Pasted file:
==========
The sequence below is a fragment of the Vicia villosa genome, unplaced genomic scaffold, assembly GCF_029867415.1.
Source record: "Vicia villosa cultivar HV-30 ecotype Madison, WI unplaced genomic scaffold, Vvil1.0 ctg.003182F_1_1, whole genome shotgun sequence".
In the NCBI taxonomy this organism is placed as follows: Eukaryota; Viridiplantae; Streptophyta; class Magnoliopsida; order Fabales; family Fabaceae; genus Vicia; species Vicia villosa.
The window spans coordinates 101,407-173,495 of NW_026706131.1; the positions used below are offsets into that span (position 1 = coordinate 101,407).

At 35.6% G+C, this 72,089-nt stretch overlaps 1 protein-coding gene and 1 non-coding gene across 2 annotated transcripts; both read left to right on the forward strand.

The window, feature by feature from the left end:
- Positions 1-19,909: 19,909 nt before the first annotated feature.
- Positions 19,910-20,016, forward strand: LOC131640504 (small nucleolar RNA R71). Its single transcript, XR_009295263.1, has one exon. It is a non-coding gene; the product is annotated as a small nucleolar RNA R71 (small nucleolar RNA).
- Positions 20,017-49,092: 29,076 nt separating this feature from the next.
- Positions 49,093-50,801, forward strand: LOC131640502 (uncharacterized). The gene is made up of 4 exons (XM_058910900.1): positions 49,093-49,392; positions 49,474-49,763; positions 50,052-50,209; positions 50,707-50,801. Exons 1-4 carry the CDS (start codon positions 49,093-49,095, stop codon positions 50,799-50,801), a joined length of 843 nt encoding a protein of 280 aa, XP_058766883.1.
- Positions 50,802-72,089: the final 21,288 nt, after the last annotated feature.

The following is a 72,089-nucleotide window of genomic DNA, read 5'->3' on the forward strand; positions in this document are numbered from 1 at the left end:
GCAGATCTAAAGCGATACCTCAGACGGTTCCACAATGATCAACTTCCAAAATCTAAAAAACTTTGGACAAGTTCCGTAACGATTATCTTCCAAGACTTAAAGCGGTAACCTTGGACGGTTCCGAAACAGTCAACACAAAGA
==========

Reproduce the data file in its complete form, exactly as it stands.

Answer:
The sequence below is a fragment of the Vicia villosa genome, unplaced genomic scaffold, assembly GCF_029867415.1.
Source record: "Vicia villosa cultivar HV-30 ecotype Madison, WI unplaced genomic scaffold, Vvil1.0 ctg.003182F_1_1, whole genome shotgun sequence".
In the NCBI taxonomy this organism is placed as follows: Eukaryota; Viridiplantae; Streptophyta; class Magnoliopsida; order Fabales; family Fabaceae; genus Vicia; species Vicia villosa.
The window spans coordinates 101,407-173,495 of NW_026706131.1; the positions used below are offsets into that span (position 1 = coordinate 101,407).

At 35.6% G+C, this 72,089-nt stretch overlaps 1 protein-coding gene and 1 non-coding gene across 2 annotated transcripts; both read left to right on the forward strand.

The window, feature by feature from the left end:
- Positions 1-19,909: 19,909 nt before the first annotated feature.
- Positions 19,910-20,016, forward strand: LOC131640504 (small nucleolar RNA R71). Its single transcript, XR_009295263.1, has one exon. It is a non-coding gene; the product is annotated as a small nucleolar RNA R71 (small nucleolar RNA).
- Positions 20,017-49,092: 29,076 nt separating this feature from the next.
- Positions 49,093-50,801, forward strand: LOC131640502 (uncharacterized). The gene is made up of 4 exons (XM_058910900.1): positions 49,093-49,392; positions 49,474-49,763; positions 50,052-50,209; positions 50,707-50,801. Exons 1-4 carry the CDS (start codon positions 49,093-49,095, stop codon positions 50,799-50,801), a joined length of 843 nt encoding a protein of 280 aa, XP_058766883.1.
- Positions 50,802-72,089: the final 21,288 nt, after the last annotated feature.

The following is a 72,089-nucleotide window of genomic DNA, read 5'->3' on the forward strand; positions in this document are numbered from 1 at the left end:
GCAGATCTAAAGCGATACCTCAGACGGTTCCACAATGATCAACTTCCAAAATCTAAAAAACTTTGGACAAGTTCCGTAACGATTATCTTCCAAGACTTAAAGCGGTAACCTTGGACGGTTCCGAAACAGTCAACACAAAGA